What is place? Is it a mark on a map or a series of numbers and symbols that correspond to somewhere else? Is it located upon the topography of our bodies or in the geography of our minds, tucked into the folds of our imaginations like a diamond wedding ring sewn into the hem of a little girl’s pajamas? For me, to be a refugee and to be a person of the Vietnamese diaspora, the weight of these questions measures in silences and heartbeats not just in miles and distances.
Recently, a confluence of events led me to return to Vietnam for the first time. I made the trip with my mother. It was our first time back to Vietnam since we left 30 years ago. The trip was not planned and, similar to when we left, a shock to us all.
The reasons and details about how and why we left have been retold to me throughout the years, something wrapped in myth and truth. I was two years old when we left, so I have only patched memories of itchy water and moonlight beaches, faded faces and scattered shapes, but no real hold on anything hard or deep. My family arrived in the United States in the early 80’s as part of the second wave of boat people from Vietnam—refugees who fled by boat and ship after the Vietnam War during 1978 and 1979 and continuing until the early 1990’s. It was illegal to leave the country, so when my family made the decision to leave, it was in secret. We travelled for about 200 miles from Saigon to Tra Vinh Province by road in the crunchy darkness of night. We stayed for two days in a safe house while waiting for a fishing junk to take us into international water. Once we safely reached international waters, we lived in Bi Dong refugee camp in Malaysia for a year before finally relocating to California. Planning for the exodus took months, a couple of false starts, and the imprisonment of my mother for several months in a re-education/ labor camp, all of which she paid for in delicate calligraphy-inscribed gold bars and years of restless nights and silent days.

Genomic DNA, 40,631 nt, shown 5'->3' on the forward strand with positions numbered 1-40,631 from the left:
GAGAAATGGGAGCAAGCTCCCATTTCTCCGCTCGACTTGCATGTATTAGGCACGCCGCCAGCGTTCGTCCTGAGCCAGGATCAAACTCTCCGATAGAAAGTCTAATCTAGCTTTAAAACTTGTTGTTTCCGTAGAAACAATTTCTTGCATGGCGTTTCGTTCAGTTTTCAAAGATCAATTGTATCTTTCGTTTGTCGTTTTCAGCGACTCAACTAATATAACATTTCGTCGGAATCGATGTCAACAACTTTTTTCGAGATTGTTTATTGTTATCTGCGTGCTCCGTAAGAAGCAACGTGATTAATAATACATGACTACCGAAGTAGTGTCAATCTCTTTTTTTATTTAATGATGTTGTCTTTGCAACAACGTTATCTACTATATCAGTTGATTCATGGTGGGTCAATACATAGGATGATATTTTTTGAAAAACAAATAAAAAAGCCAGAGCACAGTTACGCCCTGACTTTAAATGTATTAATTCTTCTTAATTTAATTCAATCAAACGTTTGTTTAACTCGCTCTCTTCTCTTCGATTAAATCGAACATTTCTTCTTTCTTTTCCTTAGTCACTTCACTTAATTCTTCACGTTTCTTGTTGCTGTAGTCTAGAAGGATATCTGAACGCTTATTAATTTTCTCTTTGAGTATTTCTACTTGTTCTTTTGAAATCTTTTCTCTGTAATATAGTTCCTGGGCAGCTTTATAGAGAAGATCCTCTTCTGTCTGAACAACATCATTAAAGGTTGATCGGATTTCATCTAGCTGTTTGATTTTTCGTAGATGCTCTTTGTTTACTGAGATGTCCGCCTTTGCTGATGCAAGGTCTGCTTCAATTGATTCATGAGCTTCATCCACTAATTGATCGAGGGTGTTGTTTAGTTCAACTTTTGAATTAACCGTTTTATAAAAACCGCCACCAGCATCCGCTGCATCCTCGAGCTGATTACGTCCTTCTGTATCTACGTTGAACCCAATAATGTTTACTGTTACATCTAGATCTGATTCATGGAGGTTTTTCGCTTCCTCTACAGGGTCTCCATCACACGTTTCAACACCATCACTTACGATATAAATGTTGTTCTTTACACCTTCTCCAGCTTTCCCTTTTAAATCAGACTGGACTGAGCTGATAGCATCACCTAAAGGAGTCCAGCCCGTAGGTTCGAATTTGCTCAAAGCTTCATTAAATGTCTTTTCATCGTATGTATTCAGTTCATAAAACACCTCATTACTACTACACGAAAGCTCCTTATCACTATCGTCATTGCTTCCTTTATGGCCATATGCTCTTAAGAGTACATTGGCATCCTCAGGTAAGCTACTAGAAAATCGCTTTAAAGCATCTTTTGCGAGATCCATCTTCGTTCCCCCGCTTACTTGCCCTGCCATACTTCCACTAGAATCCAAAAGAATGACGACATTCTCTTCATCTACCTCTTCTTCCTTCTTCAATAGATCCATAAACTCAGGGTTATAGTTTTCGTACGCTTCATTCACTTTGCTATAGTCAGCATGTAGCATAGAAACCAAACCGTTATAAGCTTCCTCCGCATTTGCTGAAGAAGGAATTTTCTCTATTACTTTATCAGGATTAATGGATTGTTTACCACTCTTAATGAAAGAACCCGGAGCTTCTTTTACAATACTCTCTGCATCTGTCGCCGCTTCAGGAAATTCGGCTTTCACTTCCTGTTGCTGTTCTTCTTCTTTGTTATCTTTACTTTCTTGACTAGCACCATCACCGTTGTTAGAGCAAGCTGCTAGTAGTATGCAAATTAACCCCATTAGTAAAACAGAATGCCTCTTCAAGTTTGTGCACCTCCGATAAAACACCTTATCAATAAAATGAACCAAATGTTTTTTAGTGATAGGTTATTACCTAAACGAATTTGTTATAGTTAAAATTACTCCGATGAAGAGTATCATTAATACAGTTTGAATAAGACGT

I returned to Vietnam, not in a splintered wooden boat but in an airplane. And instead of sitting in my mother’s lap as the water splashed against her thin ankles, I was sitting next to her as she slept stiffly beside me. The flight from San Francisco to Vietnam was thirteen hours, and I thought about the differences in time between here and there. I thought about the distances, both real and imagined, that she and I had travelled together, and the places we could never go: places that exist only in the shade of her memories and the edge of my imagination. I felt an enormous sense of tenderness and space between us. As the plane climbed, I watched my mother with her slender bird-like neck and small head leaning against the window of the plane, behind her the faded blue of some unknown sky reflecting on her cheeks. She looked almost peaceful and still. The only sign of movement was under her eyelids. “There was some awful commotion beneath the surface” as N. Scott Momaday writes. Something restless has always shifted just below her skin, something deep and hollow. I turned away from her. I reached out and wrapped my hand around her tiny wrist. I closed my eyes and listened to the hum of the engine as her pulse throbbed beneath my thumb.
For my mother, Vietnam was more than a location or an idea. It was a symbol, both the signifier and the signified, of all that she had loved and all that she had lost: my father, their life together, her home, and her past. The decision to return to Vietnam after all this time was not merely a matter of reconciliation but rather recognition of those things that could be only whispered in the quiet of sleep and the safety of distance. My aunt was sick and my mother was compelled to make the journey back to Vietnam to visit her but in doing so she was forced to confront in the harsh daylight what she left behind in the cover of night. She left behind on the muddy shores of the Mekong all the things that hurt, things that she had lost, things that she could not carry except in the marrow of her bones and in the cracks of her heart. To return after all this time was to emerge from the waters not renewed or transformed but just tired and thirsty. The scars had changed shapes but the cuts still deep.
The price of memory is paid in the act of remembering.
Throughout the years, I have known that my mother’s reticence was her way of negotiating this price. But what I had not understood was how much of that negotiation was mitigated by the many miles that separated one shore from another or the many years of self-imposed exile that she endured in order to convince herself that grief was a thing that could be measured and sustained.